In 2017 a nine-year old in New Mexico tripped and fell. What Jude Spark tripped on, he found out later, was the skull of a rare stegomastodon (an elephant-like creature) from 1.2 million years ago. In 2017 a five-year old enjoying a beach picnic in Homer, Alaska saw something odd. It turned out to be a very rare 10-million-year-old jawbone from a tapir, a pig-like mammal.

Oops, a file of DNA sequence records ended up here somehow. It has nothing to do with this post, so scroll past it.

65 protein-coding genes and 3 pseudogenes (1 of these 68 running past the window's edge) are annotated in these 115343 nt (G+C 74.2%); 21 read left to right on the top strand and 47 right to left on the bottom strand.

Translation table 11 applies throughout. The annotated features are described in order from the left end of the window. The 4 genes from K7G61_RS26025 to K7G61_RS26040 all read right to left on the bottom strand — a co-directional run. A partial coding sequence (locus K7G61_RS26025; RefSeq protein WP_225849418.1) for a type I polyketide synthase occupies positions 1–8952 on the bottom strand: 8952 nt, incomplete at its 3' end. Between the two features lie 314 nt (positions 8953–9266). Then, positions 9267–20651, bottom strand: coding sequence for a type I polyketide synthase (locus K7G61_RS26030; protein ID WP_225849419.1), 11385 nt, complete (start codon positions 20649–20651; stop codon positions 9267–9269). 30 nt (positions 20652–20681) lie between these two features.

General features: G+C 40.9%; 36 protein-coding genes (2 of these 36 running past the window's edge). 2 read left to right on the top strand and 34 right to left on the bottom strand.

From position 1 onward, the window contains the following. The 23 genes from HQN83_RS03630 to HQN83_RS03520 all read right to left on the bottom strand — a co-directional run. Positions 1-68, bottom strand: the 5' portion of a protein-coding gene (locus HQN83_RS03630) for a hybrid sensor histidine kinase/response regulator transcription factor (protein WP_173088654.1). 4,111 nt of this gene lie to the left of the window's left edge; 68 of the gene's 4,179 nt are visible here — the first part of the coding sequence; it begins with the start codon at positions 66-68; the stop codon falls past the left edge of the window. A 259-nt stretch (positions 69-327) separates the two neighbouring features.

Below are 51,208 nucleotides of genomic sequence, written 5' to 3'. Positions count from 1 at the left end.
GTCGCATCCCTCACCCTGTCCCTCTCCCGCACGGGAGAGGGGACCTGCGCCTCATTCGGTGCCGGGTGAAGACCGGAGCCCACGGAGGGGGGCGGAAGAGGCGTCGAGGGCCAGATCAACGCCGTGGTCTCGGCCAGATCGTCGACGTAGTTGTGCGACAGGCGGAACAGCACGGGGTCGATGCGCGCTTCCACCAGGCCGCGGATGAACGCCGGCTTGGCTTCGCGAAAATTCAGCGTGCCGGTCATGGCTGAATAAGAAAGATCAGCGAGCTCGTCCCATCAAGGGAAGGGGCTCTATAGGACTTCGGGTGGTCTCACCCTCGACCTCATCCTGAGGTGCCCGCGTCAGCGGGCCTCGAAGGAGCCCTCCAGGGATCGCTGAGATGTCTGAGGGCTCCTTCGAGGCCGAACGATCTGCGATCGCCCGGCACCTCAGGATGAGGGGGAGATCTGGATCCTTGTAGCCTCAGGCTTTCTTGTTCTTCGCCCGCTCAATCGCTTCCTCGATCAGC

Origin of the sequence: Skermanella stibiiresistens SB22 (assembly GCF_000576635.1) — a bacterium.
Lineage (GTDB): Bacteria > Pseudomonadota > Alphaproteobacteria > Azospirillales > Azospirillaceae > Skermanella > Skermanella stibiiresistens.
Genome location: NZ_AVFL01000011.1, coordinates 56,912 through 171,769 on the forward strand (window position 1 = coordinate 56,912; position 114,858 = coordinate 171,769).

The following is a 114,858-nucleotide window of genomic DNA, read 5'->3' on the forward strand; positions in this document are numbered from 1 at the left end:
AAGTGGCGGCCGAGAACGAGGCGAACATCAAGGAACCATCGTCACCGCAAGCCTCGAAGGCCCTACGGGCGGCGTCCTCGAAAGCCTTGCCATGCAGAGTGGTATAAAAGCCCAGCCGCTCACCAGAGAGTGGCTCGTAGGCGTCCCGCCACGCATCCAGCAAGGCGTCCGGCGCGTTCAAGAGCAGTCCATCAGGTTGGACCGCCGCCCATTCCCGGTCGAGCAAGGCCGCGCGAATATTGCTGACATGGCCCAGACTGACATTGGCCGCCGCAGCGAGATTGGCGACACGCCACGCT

In 2020 Nathan Hrushkin, then 12, made an important fossil discovery. A budding paleontologist, Nathan was hiking in a Nature Conservancy property with his dad, when he spotted fossilized bones. Scientists later identified the fossil find as a 69-million year old duck-billed dinosaur. The Nature Conservancy said, “The Hrushkins are a perfect example of what to do when someone discovers fossils: take photos of the bones, record their location using a GPS or Google Earth, ….and, most importantly, leave the fossils undisturbed in the ground. The latter is the most important step, as fossils are protected by law and much information is lost when they are removed from their location.”